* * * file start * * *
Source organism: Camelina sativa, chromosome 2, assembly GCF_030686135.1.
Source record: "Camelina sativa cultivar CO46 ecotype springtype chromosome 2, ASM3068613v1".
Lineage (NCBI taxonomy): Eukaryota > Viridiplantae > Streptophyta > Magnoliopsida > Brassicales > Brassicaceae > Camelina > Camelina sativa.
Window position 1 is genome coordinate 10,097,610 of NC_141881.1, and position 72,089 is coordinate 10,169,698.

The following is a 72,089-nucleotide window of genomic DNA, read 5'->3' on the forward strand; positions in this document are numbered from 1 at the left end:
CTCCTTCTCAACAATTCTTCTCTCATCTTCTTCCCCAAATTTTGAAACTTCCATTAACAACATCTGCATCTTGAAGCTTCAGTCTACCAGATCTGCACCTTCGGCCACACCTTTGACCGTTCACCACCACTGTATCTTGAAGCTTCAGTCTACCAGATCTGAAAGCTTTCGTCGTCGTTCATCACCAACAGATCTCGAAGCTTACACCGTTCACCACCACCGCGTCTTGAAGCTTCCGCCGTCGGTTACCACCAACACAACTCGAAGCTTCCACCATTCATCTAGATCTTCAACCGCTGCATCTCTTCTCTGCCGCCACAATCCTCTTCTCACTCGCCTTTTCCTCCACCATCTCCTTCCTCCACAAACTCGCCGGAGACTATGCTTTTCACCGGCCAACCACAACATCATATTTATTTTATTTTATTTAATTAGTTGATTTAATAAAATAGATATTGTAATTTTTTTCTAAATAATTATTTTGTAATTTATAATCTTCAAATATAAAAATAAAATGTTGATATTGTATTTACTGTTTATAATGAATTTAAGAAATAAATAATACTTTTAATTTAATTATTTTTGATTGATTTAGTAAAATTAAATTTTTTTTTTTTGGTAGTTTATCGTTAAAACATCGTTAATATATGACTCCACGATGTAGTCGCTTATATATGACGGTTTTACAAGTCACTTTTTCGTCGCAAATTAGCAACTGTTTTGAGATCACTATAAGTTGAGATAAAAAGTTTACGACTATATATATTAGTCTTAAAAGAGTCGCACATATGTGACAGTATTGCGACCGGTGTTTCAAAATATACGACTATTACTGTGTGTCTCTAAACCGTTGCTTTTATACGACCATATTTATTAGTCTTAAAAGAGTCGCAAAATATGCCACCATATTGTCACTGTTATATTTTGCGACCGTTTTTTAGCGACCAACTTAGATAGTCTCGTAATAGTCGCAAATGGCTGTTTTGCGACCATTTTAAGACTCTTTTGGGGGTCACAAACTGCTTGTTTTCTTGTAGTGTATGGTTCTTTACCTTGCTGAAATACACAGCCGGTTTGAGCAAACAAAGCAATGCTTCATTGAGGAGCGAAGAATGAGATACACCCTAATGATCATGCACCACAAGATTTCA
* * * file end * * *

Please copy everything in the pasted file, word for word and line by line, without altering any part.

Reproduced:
Source organism: Camelina sativa, chromosome 2, assembly GCF_030686135.1.
Source record: "Camelina sativa cultivar CO46 ecotype springtype chromosome 2, ASM3068613v1".
Lineage (NCBI taxonomy): Eukaryota > Viridiplantae > Streptophyta > Magnoliopsida > Brassicales > Brassicaceae > Camelina > Camelina sativa.
Window position 1 is genome coordinate 10,097,610 of NC_141881.1, and position 72,089 is coordinate 10,169,698.

The following is a 72,089-nucleotide window of genomic DNA, read 5'->3' on the forward strand; positions in this document are numbered from 1 at the left end:
CTCCTTCTCAACAATTCTTCTCTCATCTTCTTCCCCAAATTTTGAAACTTCCATTAACAACATCTGCATCTTGAAGCTTCAGTCTACCAGATCTGCACCTTCGGCCACACCTTTGACCGTTCACCACCACTGTATCTTGAAGCTTCAGTCTACCAGATCTGAAAGCTTTCGTCGTCGTTCATCACCAACAGATCTCGAAGCTTACACCGTTCACCACCACCGCGTCTTGAAGCTTCCGCCGTCGGTTACCACCAACACAACTCGAAGCTTCCACCATTCATCTAGATCTTCAACCGCTGCATCTCTTCTCTGCCGCCACAATCCTCTTCTCACTCGCCTTTTCCTCCACCATCTCCTTCCTCCACAAACTCGCCGGAGACTATGCTTTTCACCGGCCAACCACAACATCATATTTATTTTATTTTATTTAATTAGTTGATTTAATAAAATAGATATTGTAATTTTTTTCTAAATAATTATTTTGTAATTTATAATCTTCAAATATAAAAATAAAATGTTGATATTGTATTTACTGTTTATAATGAATTTAAGAAATAAATAATACTTTTAATTTAATTATTTTTGATTGATTTAGTAAAATTAAATTTTTTTTTTTTGGTAGTTTATCGTTAAAACATCGTTAATATATGACTCCACGATGTAGTCGCTTATATATGACGGTTTTACAAGTCACTTTTTCGTCGCAAATTAGCAACTGTTTTGAGATCACTATAAGTTGAGATAAAAAGTTTACGACTATATATATTAGTCTTAAAAGAGTCGCACATATGTGACAGTATTGCGACCGGTGTTTCAAAATATACGACTATTACTGTGTGTCTCTAAACCGTTGCTTTTATACGACCATATTTATTAGTCTTAAAAGAGTCGCAAAATATGCCACCATATTGTCACTGTTATATTTTGCGACCGTTTTTTAGCGACCAACTTAGATAGTCTCGTAATAGTCGCAAATGGCTGTTTTGCGACCATTTTAAGACTCTTTTGGGGGTCACAAACTGCTTGTTTTCTTGTAGTGTATGGTTCTTTACCTTGCTGAAATACACAGCCGGTTTGAGCAAACAAAGCAATGCTTCATTGAGGAGCGAAGAATGAGATACACCCTAATGATCATGCACCACAAGATTTCA